Globe and Mail, 19 Apr 2017 - Your editorial covers the many issues around the legalization of marijuana that have had extensive coverage in past months (The Countdown To Legalization Begins, April 17). I am open to the legalization process. However, what seems to be missing is a discussion on second-hand smoke. What about those who do not wish to smoke pot or share secondhand fumes? Are safeguards needed for the interests of all segments of the population? Are there hazards that are not being addressed?
Globe and Mail, 19 Apr 2017 - Most of the critics of the new marijuana legislation complain that it will affect people's health and, thus, legalization will contribute to poor health outcomes. What are these people smoking? People already smoke marijuana - Canada has one of the highest rates of marijuana usage in the world. Do these naysayers seriously expect that, upon legalization, the population is going to run out, en masse, and begin smoking marijuana? Teens smoking marijuana will be a problem. The evidence is becoming clear that smoking at an early age can lead to mental health problems. But teens smoke marijuana now, and their supply is likely contaminated with mould, pesticides and who knows what else. At least under legalization, the quality can be controlled, people working in the industry will pay taxes (as opposed to criminals who do not), and police will be free to pursue more important things. Legalization is not a panacea, but it's a lot better than the status quo.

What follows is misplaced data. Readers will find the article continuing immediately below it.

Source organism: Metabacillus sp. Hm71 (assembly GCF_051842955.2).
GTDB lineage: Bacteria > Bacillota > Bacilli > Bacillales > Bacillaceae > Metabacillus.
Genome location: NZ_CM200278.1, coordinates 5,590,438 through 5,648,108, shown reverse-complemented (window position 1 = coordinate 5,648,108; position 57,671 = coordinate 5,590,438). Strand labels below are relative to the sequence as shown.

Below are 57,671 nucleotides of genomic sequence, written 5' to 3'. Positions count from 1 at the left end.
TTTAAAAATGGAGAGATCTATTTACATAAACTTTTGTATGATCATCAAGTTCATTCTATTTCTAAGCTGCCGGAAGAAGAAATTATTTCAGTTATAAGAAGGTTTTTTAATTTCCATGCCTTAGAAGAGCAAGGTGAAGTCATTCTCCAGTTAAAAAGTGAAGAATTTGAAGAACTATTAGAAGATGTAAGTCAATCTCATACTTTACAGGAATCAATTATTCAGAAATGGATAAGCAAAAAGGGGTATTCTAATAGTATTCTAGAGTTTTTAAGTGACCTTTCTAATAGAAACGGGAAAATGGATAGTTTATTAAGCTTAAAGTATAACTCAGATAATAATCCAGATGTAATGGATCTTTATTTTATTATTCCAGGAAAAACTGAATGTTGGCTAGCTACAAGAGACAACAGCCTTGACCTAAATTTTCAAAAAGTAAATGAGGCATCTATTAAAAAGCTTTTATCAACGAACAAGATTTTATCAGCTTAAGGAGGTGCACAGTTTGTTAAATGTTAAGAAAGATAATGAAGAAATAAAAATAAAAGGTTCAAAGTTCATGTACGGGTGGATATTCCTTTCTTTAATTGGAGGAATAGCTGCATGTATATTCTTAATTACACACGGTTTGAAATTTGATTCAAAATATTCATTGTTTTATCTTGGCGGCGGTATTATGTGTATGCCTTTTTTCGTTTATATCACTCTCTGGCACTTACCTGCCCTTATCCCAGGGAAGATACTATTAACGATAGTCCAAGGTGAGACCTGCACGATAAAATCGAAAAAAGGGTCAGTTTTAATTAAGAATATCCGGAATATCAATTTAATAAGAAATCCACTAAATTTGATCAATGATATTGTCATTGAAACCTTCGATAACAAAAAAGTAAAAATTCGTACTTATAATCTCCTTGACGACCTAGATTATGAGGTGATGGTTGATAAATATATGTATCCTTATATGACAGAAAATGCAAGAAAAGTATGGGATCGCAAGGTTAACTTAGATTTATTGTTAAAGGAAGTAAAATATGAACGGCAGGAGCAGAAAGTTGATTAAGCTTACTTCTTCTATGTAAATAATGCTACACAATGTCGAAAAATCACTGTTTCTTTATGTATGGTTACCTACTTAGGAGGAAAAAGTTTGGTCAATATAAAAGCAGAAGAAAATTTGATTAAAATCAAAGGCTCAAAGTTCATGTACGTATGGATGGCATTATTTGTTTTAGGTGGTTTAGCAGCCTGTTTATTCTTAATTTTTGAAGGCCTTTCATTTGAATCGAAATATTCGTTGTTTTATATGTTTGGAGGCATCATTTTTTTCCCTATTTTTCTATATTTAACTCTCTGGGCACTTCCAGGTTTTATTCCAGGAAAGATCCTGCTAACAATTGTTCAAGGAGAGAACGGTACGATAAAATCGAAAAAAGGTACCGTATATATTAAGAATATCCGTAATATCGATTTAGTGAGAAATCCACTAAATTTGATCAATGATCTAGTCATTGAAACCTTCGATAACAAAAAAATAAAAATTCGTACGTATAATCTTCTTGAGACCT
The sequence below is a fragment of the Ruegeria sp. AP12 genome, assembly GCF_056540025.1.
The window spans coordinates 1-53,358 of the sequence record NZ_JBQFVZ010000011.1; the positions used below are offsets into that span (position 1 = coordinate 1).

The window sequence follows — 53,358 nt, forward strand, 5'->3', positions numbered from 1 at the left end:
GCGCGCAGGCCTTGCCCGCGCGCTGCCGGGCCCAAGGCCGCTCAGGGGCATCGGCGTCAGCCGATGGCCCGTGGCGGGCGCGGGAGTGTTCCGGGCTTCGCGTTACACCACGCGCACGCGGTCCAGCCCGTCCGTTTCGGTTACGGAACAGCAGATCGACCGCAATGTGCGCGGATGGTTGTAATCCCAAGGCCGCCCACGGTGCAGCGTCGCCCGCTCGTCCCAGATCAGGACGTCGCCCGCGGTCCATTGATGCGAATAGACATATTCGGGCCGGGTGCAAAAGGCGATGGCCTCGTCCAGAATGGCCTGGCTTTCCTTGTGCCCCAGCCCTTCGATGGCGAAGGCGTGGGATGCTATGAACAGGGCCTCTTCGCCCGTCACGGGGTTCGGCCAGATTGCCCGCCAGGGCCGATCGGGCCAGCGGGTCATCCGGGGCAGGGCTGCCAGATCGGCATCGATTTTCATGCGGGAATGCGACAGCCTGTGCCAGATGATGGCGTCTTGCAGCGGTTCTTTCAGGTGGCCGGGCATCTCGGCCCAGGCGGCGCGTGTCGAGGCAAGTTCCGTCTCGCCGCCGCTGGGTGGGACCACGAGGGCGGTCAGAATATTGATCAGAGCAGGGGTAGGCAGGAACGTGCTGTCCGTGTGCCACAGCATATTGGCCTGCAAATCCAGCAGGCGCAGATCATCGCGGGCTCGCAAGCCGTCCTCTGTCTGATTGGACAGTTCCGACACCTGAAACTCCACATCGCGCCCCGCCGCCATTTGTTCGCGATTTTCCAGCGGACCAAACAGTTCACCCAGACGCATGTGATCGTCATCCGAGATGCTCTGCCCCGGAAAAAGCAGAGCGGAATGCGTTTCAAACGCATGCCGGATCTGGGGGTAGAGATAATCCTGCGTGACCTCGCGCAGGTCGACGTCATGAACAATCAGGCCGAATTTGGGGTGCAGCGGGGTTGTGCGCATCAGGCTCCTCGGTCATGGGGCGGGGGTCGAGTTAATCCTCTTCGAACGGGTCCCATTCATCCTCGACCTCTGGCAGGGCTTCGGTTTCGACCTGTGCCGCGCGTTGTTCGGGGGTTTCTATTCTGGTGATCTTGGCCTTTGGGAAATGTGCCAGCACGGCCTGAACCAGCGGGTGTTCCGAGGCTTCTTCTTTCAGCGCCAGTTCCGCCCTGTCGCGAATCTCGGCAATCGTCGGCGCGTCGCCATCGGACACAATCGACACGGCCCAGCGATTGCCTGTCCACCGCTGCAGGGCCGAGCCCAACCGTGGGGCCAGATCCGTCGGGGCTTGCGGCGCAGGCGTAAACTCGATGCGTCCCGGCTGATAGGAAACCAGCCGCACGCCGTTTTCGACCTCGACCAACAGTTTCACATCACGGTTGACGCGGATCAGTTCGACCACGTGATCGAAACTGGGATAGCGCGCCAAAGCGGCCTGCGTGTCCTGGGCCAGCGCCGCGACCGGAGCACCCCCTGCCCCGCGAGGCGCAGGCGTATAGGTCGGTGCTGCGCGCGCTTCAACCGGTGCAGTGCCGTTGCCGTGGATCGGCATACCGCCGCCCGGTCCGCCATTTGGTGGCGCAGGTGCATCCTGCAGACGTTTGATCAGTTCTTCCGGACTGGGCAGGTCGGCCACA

Cape Breton Post, 18 Apr 2017 - The Liberals have introduced a new Cannabis Act that attempts to check the box of an election promise kept. I don't think the bill will pass anytime soon and I doubt the Liberals are serious about it anyway. Why unveil the Act on the last day before a two-week break in Ottawa?
The Record, 18 Apr 2017 - "Far out, man!" That's likely what teenaged me would have said if a visitor from the future had said Prime Minister Trudeau had legalized marijuana in 2018. Then I might have said "What? Trudeau is still prime minister?" Then, "Wow, this is some boss weed if I'm talking to some dude from the future." I might have added "Hey, visitor, when did the Leafs win their next Cup?" Truth be told, your scribe was not much of stoner in his youth, though he effected some of the look and lifestyle. Long hair. Check. Tie-dyed shirts. Check. Bare-foot summers. Check. But a regular consumer of marijuana products? Pas a mon gout. Didn't really have the mental constitution for it. In fact, it's always been a mystery, and the subject of mountains of research, how people react differently when tetrahydrocannabinol hits their bloodstream.
Hamilton Spectator, 18 Apr 2017 - OTTAWA - The federal plan to legalize recreational marijuana does not include the general amnesty for past pot convictions some would like to see, says Public Safety Minister Ralph Goodale. Newly tabled legislation would allow people 18 and older to publicly possess up to 30 grams of dried cannabis, or its equivalent in non-dried form.
Metro, 18 Apr 2017 - Property owners plan around issues like ventilation, insurance Landlords' main concerns with marijuana legalization in Nova Scotia are around protecting tenant's health and possible damage to buildings, says one advocacy group.